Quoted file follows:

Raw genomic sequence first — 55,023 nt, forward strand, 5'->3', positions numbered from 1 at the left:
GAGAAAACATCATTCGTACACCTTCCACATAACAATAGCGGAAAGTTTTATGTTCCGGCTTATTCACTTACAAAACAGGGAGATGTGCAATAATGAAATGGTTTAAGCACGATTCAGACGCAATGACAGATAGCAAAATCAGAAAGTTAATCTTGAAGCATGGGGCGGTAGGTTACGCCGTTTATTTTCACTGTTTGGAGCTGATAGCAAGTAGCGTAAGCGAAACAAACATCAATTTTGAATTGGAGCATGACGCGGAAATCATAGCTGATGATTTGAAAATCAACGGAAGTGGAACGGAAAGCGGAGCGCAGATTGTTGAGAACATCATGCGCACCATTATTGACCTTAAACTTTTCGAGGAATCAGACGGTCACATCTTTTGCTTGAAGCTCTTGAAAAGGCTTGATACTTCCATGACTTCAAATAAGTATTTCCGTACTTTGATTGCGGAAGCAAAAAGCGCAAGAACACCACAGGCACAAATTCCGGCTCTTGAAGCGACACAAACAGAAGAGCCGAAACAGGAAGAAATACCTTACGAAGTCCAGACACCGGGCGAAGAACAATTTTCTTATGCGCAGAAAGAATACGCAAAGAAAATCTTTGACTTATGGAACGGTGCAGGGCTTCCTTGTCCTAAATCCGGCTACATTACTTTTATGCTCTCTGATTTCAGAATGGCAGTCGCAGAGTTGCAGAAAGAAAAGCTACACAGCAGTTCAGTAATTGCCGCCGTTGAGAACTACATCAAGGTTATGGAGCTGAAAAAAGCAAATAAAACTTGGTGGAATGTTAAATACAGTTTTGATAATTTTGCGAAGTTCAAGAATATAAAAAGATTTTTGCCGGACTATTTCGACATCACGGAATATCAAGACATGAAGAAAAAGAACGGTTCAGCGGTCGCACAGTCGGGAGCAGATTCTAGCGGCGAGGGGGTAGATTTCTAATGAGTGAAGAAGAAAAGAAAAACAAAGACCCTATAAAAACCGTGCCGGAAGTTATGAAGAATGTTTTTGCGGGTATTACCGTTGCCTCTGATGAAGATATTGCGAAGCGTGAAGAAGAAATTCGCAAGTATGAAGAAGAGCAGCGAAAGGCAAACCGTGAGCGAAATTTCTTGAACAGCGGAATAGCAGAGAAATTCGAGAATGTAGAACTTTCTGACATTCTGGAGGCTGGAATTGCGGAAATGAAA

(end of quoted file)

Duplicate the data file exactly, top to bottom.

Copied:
Raw genomic sequence first — 55,023 nt, forward strand, 5'->3', positions numbered from 1 at the left:
GAGAAAACATCATTCGTACACCTTCCACATAACAATAGCGGAAAGTTTTATGTTCCGGCTTATTCACTTACAAAACAGGGAGATGTGCAATAATGAAATGGTTTAAGCACGATTCAGACGCAATGACAGATAGCAAAATCAGAAAGTTAATCTTGAAGCATGGGGCGGTAGGTTACGCCGTTTATTTTCACTGTTTGGAGCTGATAGCAAGTAGCGTAAGCGAAACAAACATCAATTTTGAATTGGAGCATGACGCGGAAATCATAGCTGATGATTTGAAAATCAACGGAAGTGGAACGGAAAGCGGAGCGCAGATTGTTGAGAACATCATGCGCACCATTATTGACCTTAAACTTTTCGAGGAATCAGACGGTCACATCTTTTGCTTGAAGCTCTTGAAAAGGCTTGATACTTCCATGACTTCAAATAAGTATTTCCGTACTTTGATTGCGGAAGCAAAAAGCGCAAGAACACCACAGGCACAAATTCCGGCTCTTGAAGCGACACAAACAGAAGAGCCGAAACAGGAAGAAATACCTTACGAAGTCCAGACACCGGGCGAAGAACAATTTTCTTATGCGCAGAAAGAATACGCAAAGAAAATCTTTGACTTATGGAACGGTGCAGGGCTTCCTTGTCCTAAATCCGGCTACATTACTTTTATGCTCTCTGATTTCAGAATGGCAGTCGCAGAGTTGCAGAAAGAAAAGCTACACAGCAGTTCAGTAATTGCCGCCGTTGAGAACTACATCAAGGTTATGGAGCTGAAAAAAGCAAATAAAACTTGGTGGAATGTTAAATACAGTTTTGATAATTTTGCGAAGTTCAAGAATATAAAAAGATTTTTGCCGGACTATTTCGACATCACGGAATATCAAGACATGAAGAAAAAGAACGGTTCAGCGGTCGCACAGTCGGGAGCAGATTCTAGCGGCGAGGGGGTAGATTTCTAATGAGTGAAGAAGAAAAGAAAAACAAAGACCCTATAAAAACCGTGCCGGAAGTTATGAAGAATGTTTTTGCGGGTATTACCGTTGCCTCTGATGAAGATATTGCGAAGCGTGAAGAAGAAATTCGCAAGTATGAAGAAGAGCAGCGAAAGGCAAACCGTGAGCGAAATTTCTTGAACAGCGGAATAGCAGAGAAATTCGAGAATGTAGAACTTTCTGACATTCTGGAGGCTGGAATTGCGGAAATGAAA